David Bourget (Western Ontario)
David Chalmers (ANU, NYU)
Rafael De Clercq
Jack Alan Reynolds
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Philosophy of Science 65 (1):76-102 (1998)
Game theoretic explanations of the evolution of human behavior have become increasingly widespread. At their best, they allow us to abstract from misleading particulars in order to better recognize and appreciate broad patterns in the phenomena of human social life. We discuss this explanatory strategy, contrasting it with the particularist methodology of contemporary evolutionary psychology. We introduce some guidelines for the assessment of evolutionary game theoretic explanations of human behavior: such explanations should be representative, robust, and flexible. Distinguishing these features sharply can help to clarify the import and accuracy of game theorists' claims about the robustness and stability of their explanatory schemes. Our central example is the work of Brian Skyrms, who offers a game theoretic account of the evolution of our sense of justice. Modeling the same Nash game as Skyrms, we show that, while Skyrms' account is robust with respect to certain kinds of variation, it fares less well in other respects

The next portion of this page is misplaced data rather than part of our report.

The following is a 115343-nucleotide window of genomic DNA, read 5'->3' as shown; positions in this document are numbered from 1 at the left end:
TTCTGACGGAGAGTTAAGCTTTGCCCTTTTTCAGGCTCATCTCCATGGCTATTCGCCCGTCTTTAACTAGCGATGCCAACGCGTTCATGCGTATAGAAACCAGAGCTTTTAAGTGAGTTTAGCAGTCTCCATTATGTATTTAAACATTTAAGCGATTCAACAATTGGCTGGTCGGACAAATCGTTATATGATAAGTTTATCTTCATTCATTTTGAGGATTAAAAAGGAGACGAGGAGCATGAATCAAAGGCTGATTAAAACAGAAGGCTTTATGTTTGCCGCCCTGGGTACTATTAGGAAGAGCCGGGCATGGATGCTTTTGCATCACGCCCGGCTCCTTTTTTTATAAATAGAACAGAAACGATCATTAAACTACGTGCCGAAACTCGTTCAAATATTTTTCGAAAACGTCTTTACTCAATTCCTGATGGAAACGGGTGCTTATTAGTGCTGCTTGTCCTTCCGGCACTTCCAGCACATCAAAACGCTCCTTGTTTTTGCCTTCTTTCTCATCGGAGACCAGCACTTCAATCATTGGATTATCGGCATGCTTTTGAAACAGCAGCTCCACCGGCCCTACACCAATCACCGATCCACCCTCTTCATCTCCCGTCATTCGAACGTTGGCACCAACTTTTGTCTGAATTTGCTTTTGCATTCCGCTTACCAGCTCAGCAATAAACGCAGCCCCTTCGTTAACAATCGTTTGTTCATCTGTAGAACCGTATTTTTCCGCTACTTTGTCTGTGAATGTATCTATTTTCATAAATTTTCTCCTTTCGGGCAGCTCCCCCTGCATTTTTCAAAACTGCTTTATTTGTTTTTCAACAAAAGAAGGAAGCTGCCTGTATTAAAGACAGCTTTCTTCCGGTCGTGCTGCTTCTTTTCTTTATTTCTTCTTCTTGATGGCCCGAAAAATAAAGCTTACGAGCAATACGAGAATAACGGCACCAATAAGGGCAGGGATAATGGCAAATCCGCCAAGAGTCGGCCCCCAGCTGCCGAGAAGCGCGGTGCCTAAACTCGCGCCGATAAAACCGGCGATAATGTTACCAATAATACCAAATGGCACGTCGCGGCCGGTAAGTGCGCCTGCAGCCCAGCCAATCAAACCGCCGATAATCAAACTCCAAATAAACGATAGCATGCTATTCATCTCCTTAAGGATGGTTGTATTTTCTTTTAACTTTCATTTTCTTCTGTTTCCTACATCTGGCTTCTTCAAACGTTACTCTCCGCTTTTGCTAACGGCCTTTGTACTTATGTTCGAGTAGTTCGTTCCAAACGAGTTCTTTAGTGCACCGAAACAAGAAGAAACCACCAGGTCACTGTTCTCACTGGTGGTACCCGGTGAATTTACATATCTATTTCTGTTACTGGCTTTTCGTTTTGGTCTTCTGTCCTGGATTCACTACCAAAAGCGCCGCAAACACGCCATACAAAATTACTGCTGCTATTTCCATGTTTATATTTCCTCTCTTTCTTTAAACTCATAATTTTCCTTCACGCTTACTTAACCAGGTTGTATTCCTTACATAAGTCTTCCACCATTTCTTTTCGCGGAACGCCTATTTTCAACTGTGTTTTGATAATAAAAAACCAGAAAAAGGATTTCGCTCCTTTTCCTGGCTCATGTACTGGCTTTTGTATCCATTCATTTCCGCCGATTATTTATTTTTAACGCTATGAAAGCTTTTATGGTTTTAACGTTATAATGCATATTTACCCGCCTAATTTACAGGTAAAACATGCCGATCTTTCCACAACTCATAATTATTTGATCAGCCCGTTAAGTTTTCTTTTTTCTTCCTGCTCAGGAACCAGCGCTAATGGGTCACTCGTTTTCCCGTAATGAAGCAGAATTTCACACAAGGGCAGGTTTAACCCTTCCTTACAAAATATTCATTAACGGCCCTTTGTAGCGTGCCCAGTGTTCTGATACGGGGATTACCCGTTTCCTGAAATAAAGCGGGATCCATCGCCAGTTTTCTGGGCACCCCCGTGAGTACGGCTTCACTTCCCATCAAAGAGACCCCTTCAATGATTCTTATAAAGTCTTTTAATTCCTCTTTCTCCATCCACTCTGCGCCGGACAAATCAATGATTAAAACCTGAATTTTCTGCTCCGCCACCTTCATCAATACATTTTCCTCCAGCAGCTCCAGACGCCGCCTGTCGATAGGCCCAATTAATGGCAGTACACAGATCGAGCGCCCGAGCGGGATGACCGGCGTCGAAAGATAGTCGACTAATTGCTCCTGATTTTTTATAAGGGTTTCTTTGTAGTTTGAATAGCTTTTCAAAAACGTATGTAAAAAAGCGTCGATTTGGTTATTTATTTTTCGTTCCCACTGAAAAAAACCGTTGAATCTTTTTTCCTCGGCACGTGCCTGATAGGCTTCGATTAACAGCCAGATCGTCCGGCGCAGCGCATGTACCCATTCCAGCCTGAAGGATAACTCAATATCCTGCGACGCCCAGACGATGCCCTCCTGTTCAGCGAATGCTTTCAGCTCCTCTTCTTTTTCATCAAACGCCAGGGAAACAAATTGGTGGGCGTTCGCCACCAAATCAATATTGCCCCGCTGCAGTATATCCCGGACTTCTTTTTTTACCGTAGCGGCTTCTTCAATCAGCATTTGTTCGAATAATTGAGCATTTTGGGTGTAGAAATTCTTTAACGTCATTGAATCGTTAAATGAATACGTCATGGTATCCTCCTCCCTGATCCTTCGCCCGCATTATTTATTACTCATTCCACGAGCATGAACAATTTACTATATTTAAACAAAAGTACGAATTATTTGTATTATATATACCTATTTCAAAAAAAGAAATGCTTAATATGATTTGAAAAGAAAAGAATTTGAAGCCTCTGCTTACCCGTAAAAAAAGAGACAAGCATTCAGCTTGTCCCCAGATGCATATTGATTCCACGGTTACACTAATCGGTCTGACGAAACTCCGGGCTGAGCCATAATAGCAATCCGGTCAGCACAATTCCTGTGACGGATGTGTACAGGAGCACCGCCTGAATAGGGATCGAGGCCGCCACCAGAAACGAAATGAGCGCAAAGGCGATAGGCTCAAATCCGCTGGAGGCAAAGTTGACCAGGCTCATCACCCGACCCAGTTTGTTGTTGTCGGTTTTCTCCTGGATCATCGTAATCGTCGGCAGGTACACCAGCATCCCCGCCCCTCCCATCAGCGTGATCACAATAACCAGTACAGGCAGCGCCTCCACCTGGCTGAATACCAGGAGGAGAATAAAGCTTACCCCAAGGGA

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Elizabeth Anderson (2000). Beyond Homo Economicus: New Developments in Theories of Social Norms. Philosophy and Public Affairs 29 (2):170–200.
Peter Vanderschraaf (1999). Game Theory, Evolution, and Justice. Philosophy and Public Affairs 28 (4):325–358.
Simon M. Huttegger (2007). Robustness in Signaling Games. Philosophy of Science 74 (5):839-847.
Armin W. Schulz (2010). It Takes Two: Sexual Strategies and Game Theory. Studies in History and Philosophy of Science Part C 41 (1):41-49.
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